Oh Boy, this has been a learning experience. As I said in my previous blog our laid off worker finally received some payments last week, great, BUT…..
In the mail today we were notified about our payments, which were of course a percentage of the normal bi-weekly salary received over the “qualifying Period”. Fine no problem, however at the bottom of the letter was the bit “you are elegable for payment for a MAXIMUM of 22 weeks. HELLO, don’t most folks get around 40 to 45 weeks?
So off I go to see what the H is going on, and sure enough there is a table giving the criteria for the number of week one may collect for. Several factors affect this (including the unemployment rate for your area at the time your clam started) but the major one is the number of hours one has worked in that period, at first glance this seems ok, but consider this……
Someone who has worked, and paid into the EI system, for many years without collecting but over the “qualifying period” has worked “part time” (by their own choice of because the employer dictated it) not only receives a percentage of that lower weekly salary but also receives a lesser number of weeks EI payments. This despite perhaps having paid in far more than say a seasonal worker, who because he worked full time but for part of the year, will get the full compliment of weeks paid.
As a example let us take two workers making the same amount each week over the “qualifying period” Both have paid in for years and the unemploymet rate in their area is 10%.
Worker #1 works say 500 hours in that period and will get around 22 weeks of EI
Worker #2 works 1000 hours over the same period and will get around 28 weeks of EI
Since worker #1 is getting paid twice as much per hour as worker #2 he will get twice as much pogey, seems fair, right?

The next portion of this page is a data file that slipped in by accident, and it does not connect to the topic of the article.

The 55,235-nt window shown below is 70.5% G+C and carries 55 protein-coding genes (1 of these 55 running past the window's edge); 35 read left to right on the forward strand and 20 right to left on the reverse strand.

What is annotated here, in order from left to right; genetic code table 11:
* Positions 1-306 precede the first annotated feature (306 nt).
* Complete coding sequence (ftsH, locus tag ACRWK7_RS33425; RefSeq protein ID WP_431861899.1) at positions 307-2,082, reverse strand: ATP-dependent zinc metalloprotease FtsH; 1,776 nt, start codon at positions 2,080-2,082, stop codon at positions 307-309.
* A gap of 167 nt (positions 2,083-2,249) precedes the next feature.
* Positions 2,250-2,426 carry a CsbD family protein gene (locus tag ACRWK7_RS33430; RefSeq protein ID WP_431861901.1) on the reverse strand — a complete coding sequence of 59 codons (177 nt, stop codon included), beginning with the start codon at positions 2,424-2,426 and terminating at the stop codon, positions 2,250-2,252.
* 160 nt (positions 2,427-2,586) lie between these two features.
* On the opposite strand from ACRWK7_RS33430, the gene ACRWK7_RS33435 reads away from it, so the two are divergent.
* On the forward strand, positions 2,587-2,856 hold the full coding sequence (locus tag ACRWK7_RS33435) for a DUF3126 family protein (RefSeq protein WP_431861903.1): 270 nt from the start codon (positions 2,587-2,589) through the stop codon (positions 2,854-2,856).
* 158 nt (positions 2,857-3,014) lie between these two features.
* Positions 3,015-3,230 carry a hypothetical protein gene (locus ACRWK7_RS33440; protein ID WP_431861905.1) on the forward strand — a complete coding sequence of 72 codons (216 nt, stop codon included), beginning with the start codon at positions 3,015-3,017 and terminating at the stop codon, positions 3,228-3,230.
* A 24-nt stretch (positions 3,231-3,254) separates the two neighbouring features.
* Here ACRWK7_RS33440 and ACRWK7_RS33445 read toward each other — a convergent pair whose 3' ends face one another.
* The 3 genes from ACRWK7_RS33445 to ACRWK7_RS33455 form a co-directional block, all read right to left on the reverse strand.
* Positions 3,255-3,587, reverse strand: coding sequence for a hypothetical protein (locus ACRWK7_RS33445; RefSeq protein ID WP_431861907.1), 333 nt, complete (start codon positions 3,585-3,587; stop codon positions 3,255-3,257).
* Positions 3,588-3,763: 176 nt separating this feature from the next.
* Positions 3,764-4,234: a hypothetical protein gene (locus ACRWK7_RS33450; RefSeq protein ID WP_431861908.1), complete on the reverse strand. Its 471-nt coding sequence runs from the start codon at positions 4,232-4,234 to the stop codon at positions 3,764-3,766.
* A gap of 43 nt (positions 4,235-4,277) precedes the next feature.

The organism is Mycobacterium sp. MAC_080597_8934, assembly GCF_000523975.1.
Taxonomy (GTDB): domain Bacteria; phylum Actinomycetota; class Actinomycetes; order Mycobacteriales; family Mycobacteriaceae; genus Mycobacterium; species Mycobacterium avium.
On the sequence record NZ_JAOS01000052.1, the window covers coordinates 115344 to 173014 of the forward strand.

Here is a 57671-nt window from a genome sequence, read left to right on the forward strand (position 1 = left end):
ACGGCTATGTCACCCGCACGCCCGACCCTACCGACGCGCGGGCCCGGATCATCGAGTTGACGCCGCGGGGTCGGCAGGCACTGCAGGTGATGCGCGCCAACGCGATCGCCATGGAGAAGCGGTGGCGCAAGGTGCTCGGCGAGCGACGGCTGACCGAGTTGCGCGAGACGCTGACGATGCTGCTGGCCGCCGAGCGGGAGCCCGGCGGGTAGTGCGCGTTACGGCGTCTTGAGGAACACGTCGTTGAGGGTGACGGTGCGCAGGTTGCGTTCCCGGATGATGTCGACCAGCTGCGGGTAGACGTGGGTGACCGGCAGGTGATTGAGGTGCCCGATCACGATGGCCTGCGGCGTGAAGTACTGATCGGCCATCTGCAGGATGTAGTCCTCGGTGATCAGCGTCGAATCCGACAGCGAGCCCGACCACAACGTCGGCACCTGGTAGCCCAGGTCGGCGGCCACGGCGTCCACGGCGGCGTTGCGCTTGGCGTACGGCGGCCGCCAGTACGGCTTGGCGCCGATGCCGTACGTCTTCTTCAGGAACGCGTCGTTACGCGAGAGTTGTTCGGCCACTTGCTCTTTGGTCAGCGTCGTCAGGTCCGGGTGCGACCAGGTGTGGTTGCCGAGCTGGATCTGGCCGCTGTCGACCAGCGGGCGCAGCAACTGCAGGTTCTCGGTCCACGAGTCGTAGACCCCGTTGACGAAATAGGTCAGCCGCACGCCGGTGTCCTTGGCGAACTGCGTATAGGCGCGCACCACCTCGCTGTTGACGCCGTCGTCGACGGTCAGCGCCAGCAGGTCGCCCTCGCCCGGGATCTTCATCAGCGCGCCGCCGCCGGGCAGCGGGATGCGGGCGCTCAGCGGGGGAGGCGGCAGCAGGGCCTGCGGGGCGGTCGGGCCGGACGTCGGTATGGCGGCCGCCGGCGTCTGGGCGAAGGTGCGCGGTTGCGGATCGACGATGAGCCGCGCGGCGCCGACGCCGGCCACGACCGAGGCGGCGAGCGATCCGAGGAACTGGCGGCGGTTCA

Now the thing is if however they are both paid the same hourly rate worker #1 not only receives 50% less pogey, which is fine in that they were making 50% less a week but ALSO receives a fewer number of weeks of EI. That’s a double hit for part time workers and seems eminently unfair to me.
EDIT - That’s a little confusing, lets take a specific example –
Worker #1 full time for the last year, 40hr work week
$10 x 40 hours a week x 52 weeks = 2080 hours annually = $20,800 year
$400 week x 60% = $240 EI x 44 weeks (from chart - 45 max)
$240 x 44 weeks / $20,800 = 50.8% of annual salary maximum benefits
Worker #2 part time for the last year, 20hr work week
$10 x 20 hours a week x 52 weeks = 1040 hours annually = $10,400 year
$200 week x 60% = $120 EI x 26 weeks (at 10% unemployment rate
$120 x 26 weeks / $10,400 = 30% of annual salary maximum benefits
The part time worker already struggling on a lower annual salary receives 20% less EI by comparison taking annual salary into account!
Bottom line don’t get laid off after being asked to work reduced hours because you are going to get screwed big time. Even those making over the maximum dollar amount eligible (lord know we have never reached those giddying heights) will be penalized if they have not worked the maximum number of hours available during that qualifying period in order to earn it. Next lesson, if you can hang on long enough whilst the unemployment rate skyrockets you will be better of in the long run.
Yep after waiting 18 weeks for our payment now we learn that by late spring we are SOL! Nice.
A longtime rural resident, I use my 60 plus years of life learning to opinionate here and elsewhere on the “interweb” on everything from politics to environmental issues. A believer in reasonable discourse rather than unhelpful attacks I try to give positive input to the blogesphere, so feel free to comment upon rural issues or anything else posted here. But don’t be surprised if you comments get zapped if you are not polite in your replys.